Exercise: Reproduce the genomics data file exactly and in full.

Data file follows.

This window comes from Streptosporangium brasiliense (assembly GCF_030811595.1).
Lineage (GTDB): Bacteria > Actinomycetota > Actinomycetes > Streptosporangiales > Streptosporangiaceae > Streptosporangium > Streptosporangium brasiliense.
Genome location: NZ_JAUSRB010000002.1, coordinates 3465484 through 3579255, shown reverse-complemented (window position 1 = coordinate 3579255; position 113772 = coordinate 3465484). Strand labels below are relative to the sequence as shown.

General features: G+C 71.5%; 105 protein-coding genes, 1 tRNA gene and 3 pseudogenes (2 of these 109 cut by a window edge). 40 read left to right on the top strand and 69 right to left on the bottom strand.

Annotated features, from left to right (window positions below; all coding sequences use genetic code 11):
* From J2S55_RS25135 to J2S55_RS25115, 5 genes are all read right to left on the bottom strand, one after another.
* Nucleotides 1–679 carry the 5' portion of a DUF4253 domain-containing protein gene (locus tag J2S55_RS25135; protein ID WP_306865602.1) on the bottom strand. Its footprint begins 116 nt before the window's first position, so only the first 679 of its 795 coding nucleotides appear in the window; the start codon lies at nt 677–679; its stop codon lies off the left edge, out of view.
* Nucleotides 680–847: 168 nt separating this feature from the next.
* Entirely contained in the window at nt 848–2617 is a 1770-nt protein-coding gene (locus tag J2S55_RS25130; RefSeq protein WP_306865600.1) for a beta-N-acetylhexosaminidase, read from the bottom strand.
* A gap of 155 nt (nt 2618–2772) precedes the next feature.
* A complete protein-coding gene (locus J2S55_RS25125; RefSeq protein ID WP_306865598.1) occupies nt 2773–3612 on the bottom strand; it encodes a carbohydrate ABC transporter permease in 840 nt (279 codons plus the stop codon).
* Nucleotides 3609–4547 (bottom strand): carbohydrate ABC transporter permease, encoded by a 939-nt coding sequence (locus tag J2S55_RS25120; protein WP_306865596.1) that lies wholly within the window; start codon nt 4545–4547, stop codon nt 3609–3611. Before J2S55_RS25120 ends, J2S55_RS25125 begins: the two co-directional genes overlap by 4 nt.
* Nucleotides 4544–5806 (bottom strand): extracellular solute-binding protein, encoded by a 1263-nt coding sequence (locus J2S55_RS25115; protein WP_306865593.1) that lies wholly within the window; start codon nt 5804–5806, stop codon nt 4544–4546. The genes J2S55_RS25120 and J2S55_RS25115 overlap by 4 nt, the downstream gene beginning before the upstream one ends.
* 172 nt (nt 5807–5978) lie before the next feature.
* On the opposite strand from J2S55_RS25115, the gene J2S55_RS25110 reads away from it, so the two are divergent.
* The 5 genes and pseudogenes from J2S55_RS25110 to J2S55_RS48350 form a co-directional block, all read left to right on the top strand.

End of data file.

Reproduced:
This window comes from Streptosporangium brasiliense (assembly GCF_030811595.1).
Lineage (GTDB): Bacteria > Actinomycetota > Actinomycetes > Streptosporangiales > Streptosporangiaceae > Streptosporangium > Streptosporangium brasiliense.
Genome location: NZ_JAUSRB010000002.1, coordinates 3465484 through 3579255, shown reverse-complemented (window position 1 = coordinate 3579255; position 113772 = coordinate 3465484). Strand labels below are relative to the sequence as shown.

General features: G+C 71.5%; 105 protein-coding genes, 1 tRNA gene and 3 pseudogenes (2 of these 109 cut by a window edge). 40 read left to right on the top strand and 69 right to left on the bottom strand.

Annotated features, from left to right (window positions below; all coding sequences use genetic code 11):
* From J2S55_RS25135 to J2S55_RS25115, 5 genes are all read right to left on the bottom strand, one after another.
* Nucleotides 1–679 carry the 5' portion of a DUF4253 domain-containing protein gene (locus tag J2S55_RS25135; protein ID WP_306865602.1) on the bottom strand. Its footprint begins 116 nt before the window's first position, so only the first 679 of its 795 coding nucleotides appear in the window; the start codon lies at nt 677–679; its stop codon lies off the left edge, out of view.
* Nucleotides 680–847: 168 nt separating this feature from the next.
* Entirely contained in the window at nt 848–2617 is a 1770-nt protein-coding gene (locus tag J2S55_RS25130; RefSeq protein WP_306865600.1) for a beta-N-acetylhexosaminidase, read from the bottom strand.
* A gap of 155 nt (nt 2618–2772) precedes the next feature.
* A complete protein-coding gene (locus J2S55_RS25125; RefSeq protein ID WP_306865598.1) occupies nt 2773–3612 on the bottom strand; it encodes a carbohydrate ABC transporter permease in 840 nt (279 codons plus the stop codon).
* Nucleotides 3609–4547 (bottom strand): carbohydrate ABC transporter permease, encoded by a 939-nt coding sequence (locus tag J2S55_RS25120; protein WP_306865596.1) that lies wholly within the window; start codon nt 4545–4547, stop codon nt 3609–3611. Before J2S55_RS25120 ends, J2S55_RS25125 begins: the two co-directional genes overlap by 4 nt.
* Nucleotides 4544–5806 (bottom strand): extracellular solute-binding protein, encoded by a 1263-nt coding sequence (locus J2S55_RS25115; protein WP_306865593.1) that lies wholly within the window; start codon nt 5804–5806, stop codon nt 4544–4546. The genes J2S55_RS25120 and J2S55_RS25115 overlap by 4 nt, the downstream gene beginning before the upstream one ends.
* 172 nt (nt 5807–5978) lie before the next feature.
* On the opposite strand from J2S55_RS25115, the gene J2S55_RS25110 reads away from it, so the two are divergent.
* The 5 genes and pseudogenes from J2S55_RS25110 to J2S55_RS48350 form a co-directional block, all read left to right on the top strand.